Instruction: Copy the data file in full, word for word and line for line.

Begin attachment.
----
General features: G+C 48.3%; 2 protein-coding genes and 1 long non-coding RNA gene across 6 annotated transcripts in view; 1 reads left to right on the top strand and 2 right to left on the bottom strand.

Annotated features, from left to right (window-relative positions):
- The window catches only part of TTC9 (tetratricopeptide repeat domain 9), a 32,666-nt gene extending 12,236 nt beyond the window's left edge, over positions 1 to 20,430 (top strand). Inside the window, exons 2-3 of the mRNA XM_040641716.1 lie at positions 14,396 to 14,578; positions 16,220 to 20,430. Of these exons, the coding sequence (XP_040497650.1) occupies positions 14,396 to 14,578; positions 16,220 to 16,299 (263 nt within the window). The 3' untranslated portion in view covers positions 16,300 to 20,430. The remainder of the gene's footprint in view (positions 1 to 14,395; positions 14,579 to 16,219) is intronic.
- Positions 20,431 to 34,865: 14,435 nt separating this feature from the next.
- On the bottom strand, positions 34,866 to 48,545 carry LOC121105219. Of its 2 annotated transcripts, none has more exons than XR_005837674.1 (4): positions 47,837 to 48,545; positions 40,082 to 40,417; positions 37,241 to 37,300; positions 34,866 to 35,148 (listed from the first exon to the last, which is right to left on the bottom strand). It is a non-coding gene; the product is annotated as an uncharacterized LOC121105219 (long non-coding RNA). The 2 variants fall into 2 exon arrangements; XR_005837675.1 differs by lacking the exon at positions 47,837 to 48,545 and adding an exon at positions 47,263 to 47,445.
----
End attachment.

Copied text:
General features: G+C 48.3%; 2 protein-coding genes and 1 long non-coding RNA gene across 6 annotated transcripts in view; 1 reads left to right on the top strand and 2 right to left on the bottom strand.

Annotated features, from left to right (window-relative positions):
- The window catches only part of TTC9 (tetratricopeptide repeat domain 9), a 32,666-nt gene extending 12,236 nt beyond the window's left edge, over positions 1 to 20,430 (top strand). Inside the window, exons 2-3 of the mRNA XM_040641716.1 lie at positions 14,396 to 14,578; positions 16,220 to 20,430. Of these exons, the coding sequence (XP_040497650.1) occupies positions 14,396 to 14,578; positions 16,220 to 16,299 (263 nt within the window). The 3' untranslated portion in view covers positions 16,300 to 20,430. The remainder of the gene's footprint in view (positions 1 to 14,395; positions 14,579 to 16,219) is intronic.
- Positions 20,431 to 34,865: 14,435 nt separating this feature from the next.
- On the bottom strand, positions 34,866 to 48,545 carry LOC121105219. Of its 2 annotated transcripts, none has more exons than XR_005837674.1 (4): positions 47,837 to 48,545; positions 40,082 to 40,417; positions 37,241 to 37,300; positions 34,866 to 35,148 (listed from the first exon to the last, which is right to left on the bottom strand). It is a non-coding gene; the product is annotated as an uncharacterized LOC121105219 (long non-coding RNA). The 2 variants fall into 2 exon arrangements; XR_005837675.1 differs by lacking the exon at positions 47,837 to 48,545 and adding an exon at positions 47,263 to 47,445.